Randall Alley: I strive to get my patients and clients (depending on how they view themselves) to forget they are wearing a prosthesis. We don’t really have much of a capability at this point to create a more perfect version of ourselves. We have a tough enough time trying to catch up. I will say, that just as with weapons, whether they are knives, handguns or our own limbs, it is not the weapons themselves that are responsible but the individuals wielding them. So yes, I worry technology can be misused, it is misused every day around the world and in many different ways. But I simply don’t think it is within our power to check our progress, nor is it necessarily a good idea to do so out of fear of misuse. We do what we do naturally, move forward, or onward and upward. We do our best to adapt to a changing world and pray we don’t get in over our head with no way out.

Q: Dr Canton, if you had a surrogate and found you could be in two places at once, would it improve your life or make it twice as complicated? And then there’s the question … would only one surrogate be enough?

Dr. James Canton: Actually I would be more productive, creative and have more fun if I could have about five Surrogates. Most of the world moves too slow for me, I am always running out of time to enjoy as well as work. Now if I could have a few Surrogates to maximize my multitasking well I could fulfill many fantasies and live many lifetimes. This is a social networking phenomena. Just as we text, download emails, listen to music, send video today tomorrow with Surrogates I could live in a holographic world of many realities. So for me having access to Surrogates would enhance and improve my life, it would make it less complex and sustainable for creating a high performance lifestyle that the movie points to. Likely humans would demand a re-patterning of their brains to be able to absorb and control the multiplicity of personalities. Virtual worlds like Second Life, games like World of Warfare, hint at this multiple layering of personalities and lifestyles that are coming. We will have a Surrogate lifestyle. This will be too seductive and enticing to not embrace. Also, your next job in 2030 may require you to be Surrogate Enhanced Cognition Licensed so you can even perform that future job. The movie reveals a dominant use of Surrogate technology and a misuse of this by some. I forecast that the Surrogates will become an integral feature of our later 21st century lifestyle and reality. Get ready. By the way…my surrogate wrote this while I was watching TV.

Q: Dr Canton, while you’re surrogate was answering my question and you were watching TV, my surrogate was raiding your fridge and then stole your car. You’re right, we do need more than one – a security surrogate is the first model I’d get!

Dr. James Canton: Well my Surrogate took your gal dancing. This is exactly what will happen when the world of the Surrogates comes on line. For example, I think and the Blu-ray features that we did show just how close we are to making a Surrogate today. The science behind the movie is a movie in itself. What is in the lab today is in the market tomorrow. So nanoscience will give us life-like materials for skin, biotech will give us organic organs, neuro-computing will give us brain interfaces, all of the pieces are coming together. You don’t need a smart autonomous robot to have the world of the Surrogates come into our reality. There is great progress here. But cloud computing and wireless networking could bring this reality closer. We are streaming sensation now in gaming. Next is feelings and immersive mobility, we will feel it, sense it and experience remote realities. A surgical procedure between the EU and the US last year was the Surrogates reality. Immersive virtual reality where we are navigating new worlds is the Surrogate reality. It is closer then you think.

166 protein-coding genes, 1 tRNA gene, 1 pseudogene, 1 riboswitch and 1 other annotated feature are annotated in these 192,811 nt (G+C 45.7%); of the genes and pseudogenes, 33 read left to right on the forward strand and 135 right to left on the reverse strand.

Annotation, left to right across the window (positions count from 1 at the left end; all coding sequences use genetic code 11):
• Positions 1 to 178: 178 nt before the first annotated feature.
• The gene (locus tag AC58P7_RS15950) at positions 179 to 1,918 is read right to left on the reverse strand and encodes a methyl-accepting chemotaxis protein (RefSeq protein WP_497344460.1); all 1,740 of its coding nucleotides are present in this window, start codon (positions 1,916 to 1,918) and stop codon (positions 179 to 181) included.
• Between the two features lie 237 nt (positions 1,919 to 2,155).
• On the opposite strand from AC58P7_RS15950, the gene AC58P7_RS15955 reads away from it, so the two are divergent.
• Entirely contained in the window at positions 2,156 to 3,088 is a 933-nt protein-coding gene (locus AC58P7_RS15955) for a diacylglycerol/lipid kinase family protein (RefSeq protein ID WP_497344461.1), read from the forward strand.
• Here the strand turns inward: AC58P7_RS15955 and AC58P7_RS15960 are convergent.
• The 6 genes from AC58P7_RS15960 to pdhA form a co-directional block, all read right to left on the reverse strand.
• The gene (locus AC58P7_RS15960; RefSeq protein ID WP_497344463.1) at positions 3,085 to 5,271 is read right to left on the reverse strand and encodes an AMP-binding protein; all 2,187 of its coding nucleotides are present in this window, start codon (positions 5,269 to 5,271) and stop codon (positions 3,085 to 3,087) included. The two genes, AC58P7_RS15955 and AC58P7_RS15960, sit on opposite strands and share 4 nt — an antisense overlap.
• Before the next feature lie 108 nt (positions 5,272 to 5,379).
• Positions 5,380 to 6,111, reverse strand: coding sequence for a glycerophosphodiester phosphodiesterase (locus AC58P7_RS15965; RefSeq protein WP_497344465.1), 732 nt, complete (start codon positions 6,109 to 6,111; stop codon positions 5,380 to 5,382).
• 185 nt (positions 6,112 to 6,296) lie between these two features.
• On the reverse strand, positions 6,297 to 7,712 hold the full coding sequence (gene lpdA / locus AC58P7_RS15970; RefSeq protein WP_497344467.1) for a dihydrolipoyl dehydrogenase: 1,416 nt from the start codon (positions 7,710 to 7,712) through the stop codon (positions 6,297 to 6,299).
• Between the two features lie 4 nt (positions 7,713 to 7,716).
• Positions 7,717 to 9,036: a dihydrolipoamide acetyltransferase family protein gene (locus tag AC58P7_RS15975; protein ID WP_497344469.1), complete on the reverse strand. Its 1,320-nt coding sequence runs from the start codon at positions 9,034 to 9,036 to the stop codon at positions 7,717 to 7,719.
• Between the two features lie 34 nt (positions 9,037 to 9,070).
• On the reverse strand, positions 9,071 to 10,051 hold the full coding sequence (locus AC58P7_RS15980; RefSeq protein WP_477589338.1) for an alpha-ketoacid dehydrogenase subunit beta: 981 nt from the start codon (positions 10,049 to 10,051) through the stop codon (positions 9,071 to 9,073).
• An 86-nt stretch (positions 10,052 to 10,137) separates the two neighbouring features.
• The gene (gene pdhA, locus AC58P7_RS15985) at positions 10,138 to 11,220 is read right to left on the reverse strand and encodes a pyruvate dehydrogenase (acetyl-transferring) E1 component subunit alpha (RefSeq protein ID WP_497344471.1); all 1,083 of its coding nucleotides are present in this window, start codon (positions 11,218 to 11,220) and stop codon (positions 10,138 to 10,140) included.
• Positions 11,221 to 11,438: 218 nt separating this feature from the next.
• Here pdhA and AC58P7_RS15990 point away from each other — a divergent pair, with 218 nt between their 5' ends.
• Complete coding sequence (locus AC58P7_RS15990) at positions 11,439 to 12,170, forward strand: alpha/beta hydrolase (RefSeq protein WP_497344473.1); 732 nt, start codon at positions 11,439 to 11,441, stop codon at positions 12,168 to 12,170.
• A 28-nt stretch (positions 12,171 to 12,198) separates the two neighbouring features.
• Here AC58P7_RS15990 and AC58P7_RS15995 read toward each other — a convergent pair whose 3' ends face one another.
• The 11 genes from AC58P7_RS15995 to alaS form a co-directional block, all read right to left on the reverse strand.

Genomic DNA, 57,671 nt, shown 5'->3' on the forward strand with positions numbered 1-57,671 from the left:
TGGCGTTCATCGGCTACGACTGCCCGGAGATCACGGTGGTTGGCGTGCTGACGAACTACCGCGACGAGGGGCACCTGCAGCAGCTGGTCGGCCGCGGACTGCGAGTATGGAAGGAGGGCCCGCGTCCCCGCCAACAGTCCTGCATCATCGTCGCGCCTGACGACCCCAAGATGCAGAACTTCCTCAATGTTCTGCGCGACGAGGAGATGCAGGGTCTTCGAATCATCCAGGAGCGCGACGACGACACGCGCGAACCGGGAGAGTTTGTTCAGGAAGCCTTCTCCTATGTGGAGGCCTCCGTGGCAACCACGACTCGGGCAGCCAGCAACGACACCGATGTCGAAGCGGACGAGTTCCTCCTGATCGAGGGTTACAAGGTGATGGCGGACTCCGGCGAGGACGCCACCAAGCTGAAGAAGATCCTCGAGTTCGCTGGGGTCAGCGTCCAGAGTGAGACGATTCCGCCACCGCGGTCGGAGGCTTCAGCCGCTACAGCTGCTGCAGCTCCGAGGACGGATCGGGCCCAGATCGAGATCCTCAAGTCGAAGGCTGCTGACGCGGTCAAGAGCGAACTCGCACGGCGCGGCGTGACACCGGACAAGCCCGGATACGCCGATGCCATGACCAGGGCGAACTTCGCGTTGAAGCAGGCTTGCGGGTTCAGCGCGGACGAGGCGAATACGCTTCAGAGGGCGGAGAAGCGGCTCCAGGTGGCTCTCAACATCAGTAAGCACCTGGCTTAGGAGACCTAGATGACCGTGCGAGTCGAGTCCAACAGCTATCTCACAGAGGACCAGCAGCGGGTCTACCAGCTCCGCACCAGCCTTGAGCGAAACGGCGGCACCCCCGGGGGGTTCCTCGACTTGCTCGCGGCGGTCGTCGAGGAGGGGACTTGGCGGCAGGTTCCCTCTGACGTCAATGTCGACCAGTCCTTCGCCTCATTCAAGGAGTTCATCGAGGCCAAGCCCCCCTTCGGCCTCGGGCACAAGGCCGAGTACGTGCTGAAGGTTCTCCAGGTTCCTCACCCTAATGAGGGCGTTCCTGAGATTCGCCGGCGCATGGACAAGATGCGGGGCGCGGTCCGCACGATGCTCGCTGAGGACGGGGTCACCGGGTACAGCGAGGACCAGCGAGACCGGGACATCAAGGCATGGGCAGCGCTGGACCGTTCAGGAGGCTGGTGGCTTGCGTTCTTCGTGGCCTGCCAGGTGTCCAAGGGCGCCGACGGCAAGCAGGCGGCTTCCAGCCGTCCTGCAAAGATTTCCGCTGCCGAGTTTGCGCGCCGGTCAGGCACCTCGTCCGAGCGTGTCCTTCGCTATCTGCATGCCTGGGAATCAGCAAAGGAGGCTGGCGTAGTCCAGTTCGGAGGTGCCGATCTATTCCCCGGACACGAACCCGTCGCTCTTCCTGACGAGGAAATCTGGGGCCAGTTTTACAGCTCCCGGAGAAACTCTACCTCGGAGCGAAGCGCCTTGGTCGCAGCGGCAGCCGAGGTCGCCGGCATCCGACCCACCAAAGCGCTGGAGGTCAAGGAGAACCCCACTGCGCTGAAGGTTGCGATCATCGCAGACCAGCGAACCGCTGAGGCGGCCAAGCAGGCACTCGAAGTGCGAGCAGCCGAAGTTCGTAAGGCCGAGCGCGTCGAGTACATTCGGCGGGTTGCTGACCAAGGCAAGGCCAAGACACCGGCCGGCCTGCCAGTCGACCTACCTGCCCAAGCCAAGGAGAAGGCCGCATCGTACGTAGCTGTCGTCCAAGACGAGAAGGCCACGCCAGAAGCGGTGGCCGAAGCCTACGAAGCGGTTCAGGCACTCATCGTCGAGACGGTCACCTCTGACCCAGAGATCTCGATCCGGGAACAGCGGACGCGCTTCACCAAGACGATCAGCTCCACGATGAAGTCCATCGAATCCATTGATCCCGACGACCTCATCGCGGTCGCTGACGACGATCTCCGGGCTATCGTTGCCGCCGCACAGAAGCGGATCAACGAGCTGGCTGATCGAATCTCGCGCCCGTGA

Q: Randall, physically, what do you think is the greatest thing that would set humans apart from fully developed surrogates? Is it our skin, touch, reactions …

Randall Alley: Tough question, and it largely depends on just when we take a snapshot of surrogate technology. If that snapshot were taken now, it would most certainly be a combination of all the above. Probably the most obvious would be fluidic and lifelike motion as this would be the first thing you’d notice when approaching. The skins can look pretty darn good even up close. And even the durometer of the silicones and other materials used can closely approach the feel of human skin. Obviously, reactions to external influences would also be a subset of movement capabilities and if all of these challenges were somehow overcome, the sensory ability of the surrogate would be at the greatest deficit in terms of technology, especially physical sensations and the subtle way in which we humans respond to touch, temperature, etc. Gross surrogate response may be highly capable, but high-fidelity response to subtle cues would be a tough thing to accomplish.